Propagandist pieces of music were recorded as well as such speeches. The Österreichische Mediathek owns a sound recording of the famous actor and comedian Richard Waldemar, who sings a seven-verse couplet from 1915 with the title, translated, “Cabaret Songs on the Military Situation”, in which he vilifies the enemy and energetically affirms the troops’ certainty of victory. The first verse alludes to the success of the Central Powers in the Battle of Tarnov-Gorlice, when Russia was defeated in May 1915 and subsequently had to record large territorial losses. In the second verse Waldemar imitates an infantryman writing to his love, in earthy Viennese dialect:


 “Du Kaderl [Katharina], wie ham wir gedroschen,

Franzosen und Engländer schwer.

Auch d’Russen ham kriagt oans auf d’Goschn,

mein Liebstes, was willst du noch mehr?”


“O Katey, what a thrashing we gave them,

the French and the English for sure.

And the Russians, too, got a gobful,

my darling, what do you want more?”


In the third verse the Russian tsar writes to the later German chief of general staff Hindenburg, in the fourth verse England to its national servicemen, in the fifth verse Nikita (Nikola) King of Montenegro, to his son-in-law Victor Emanuel III, King of Italy, and closes in the last verse with the letter of a territorial army solders who cheers up his wife with the following encouraging lines:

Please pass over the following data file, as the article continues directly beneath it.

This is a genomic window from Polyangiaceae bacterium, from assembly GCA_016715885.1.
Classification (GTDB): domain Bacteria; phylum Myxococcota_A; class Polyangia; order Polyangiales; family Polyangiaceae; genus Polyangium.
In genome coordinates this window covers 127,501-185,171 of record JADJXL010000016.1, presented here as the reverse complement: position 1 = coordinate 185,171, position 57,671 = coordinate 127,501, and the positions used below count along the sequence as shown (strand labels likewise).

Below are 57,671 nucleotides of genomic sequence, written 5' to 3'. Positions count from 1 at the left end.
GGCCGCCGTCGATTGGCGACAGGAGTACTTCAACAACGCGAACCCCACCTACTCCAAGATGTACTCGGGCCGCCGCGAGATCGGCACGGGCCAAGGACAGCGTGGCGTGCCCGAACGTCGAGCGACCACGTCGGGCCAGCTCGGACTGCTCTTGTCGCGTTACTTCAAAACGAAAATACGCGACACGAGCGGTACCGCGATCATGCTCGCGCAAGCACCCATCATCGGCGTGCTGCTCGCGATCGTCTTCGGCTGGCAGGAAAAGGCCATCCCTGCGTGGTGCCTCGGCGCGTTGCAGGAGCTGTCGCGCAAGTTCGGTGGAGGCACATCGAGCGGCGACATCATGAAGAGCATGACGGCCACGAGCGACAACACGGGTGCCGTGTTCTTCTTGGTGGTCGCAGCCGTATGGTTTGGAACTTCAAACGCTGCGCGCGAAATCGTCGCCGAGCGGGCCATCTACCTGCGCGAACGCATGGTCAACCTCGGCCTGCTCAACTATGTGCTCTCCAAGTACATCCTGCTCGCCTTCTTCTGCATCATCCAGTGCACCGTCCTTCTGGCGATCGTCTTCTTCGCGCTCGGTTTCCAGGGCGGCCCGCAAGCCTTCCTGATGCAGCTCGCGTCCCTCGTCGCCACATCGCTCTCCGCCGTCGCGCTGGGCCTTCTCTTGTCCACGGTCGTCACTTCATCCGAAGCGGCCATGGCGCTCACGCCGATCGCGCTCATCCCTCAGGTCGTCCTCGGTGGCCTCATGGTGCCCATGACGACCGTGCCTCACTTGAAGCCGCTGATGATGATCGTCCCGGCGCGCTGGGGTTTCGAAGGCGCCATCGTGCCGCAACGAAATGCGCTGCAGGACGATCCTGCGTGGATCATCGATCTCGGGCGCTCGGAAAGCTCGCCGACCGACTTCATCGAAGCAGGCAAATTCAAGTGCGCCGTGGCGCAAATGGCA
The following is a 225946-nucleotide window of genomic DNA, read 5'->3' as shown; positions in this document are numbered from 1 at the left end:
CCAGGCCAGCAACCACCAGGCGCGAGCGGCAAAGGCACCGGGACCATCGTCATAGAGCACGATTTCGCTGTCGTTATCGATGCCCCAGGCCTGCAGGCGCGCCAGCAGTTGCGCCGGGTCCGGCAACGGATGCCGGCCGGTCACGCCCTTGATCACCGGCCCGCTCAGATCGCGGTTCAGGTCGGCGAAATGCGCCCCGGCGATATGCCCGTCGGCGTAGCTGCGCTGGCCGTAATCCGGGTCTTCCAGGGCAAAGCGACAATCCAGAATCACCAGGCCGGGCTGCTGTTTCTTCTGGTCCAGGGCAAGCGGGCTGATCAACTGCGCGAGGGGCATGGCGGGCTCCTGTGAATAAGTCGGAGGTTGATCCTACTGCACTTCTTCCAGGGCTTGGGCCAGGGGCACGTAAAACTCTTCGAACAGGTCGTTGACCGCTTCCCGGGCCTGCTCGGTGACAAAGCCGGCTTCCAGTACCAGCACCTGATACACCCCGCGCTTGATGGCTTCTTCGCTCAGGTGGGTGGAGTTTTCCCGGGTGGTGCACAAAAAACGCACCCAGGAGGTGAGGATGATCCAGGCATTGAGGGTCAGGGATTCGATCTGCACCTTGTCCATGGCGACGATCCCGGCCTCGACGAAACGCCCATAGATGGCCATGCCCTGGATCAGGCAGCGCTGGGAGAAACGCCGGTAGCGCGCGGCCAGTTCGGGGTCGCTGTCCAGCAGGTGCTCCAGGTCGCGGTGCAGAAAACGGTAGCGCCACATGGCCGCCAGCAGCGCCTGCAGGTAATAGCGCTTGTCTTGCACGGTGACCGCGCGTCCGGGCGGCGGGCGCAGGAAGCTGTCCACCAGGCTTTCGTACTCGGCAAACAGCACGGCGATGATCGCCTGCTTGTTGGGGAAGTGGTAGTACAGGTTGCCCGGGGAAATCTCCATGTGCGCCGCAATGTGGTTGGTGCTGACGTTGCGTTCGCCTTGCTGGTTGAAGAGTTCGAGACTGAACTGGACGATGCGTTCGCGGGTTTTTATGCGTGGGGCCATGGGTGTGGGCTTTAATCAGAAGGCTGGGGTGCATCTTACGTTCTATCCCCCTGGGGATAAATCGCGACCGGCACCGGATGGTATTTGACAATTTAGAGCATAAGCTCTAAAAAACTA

Ich ergreif’ die Feder, liebes Kind,

und schreibe dir mit Bleistift und geschwind,

dass wir nach dem Schützengraben

das allerschönste Leben haben.”


“I take up the pen, my dear girl,

and write with my pencil awhirl,

after trenches and mortar

we’ll be living in butter.”


Translation: Abigail Prohaska


Alle Informationen zu den im Besitz der Mediathek befindlichen Tondokumenten entstammen der Website der Österreichischen Mediathek. (22.03.2014)

Contents related to this chapter


  • Aspect

    Guiding the masses

    Guiding the mood of the masses was an important aspect of warfare during the First World War. Considerable information and communication work was carried out to persuade the population of the “true facts”. All areas of life were influenced by propaganda in a way that had not been seen hitherto: reports in the newspapers, posters on the walls, even teaching material in schools now communicated controlled information. What methods and media were used? How did the various warring nations attempt to influence public opinion? What was communicated and how effective was the propaganda?

Persons, Objects & Events

  • Object


    All Quiet on the Western Front was released in 1930. It was the film of Erich Maria Remarque’s novel of the same name about the experiences of a soldier during the First World War. Remarque’s book and the film adaptation are classic anti-war statements. Alongside the patriotic, glorified heroic epics and “authentic” documentation of service for the fatherland, this was just one way in which the First World War was portrayed in literature and films – a medium that had come into being only twenty years before the outbreak of war.

  • Object

    Monitoring & control

    Everyday life in the Habsburg Monarchy was characterised by propaganda, monitoring and control, as can be seen by the many blank spaces in the daily newspapers and deletions in private correspondence and telegrams. At the same time an attempt was made in texts and audio-visual media to whip up general enthusiasm for the war. Not even the youngest inhabitants of the empire remained untouched, and the influence of the state was also felt in the schools of the Monarchy.

  • Person

    Karl I.

    The last Emperor acceded to the throne in 1916 and reigned until the collapse of the Austro-Hungarian Monarchy in November 1918.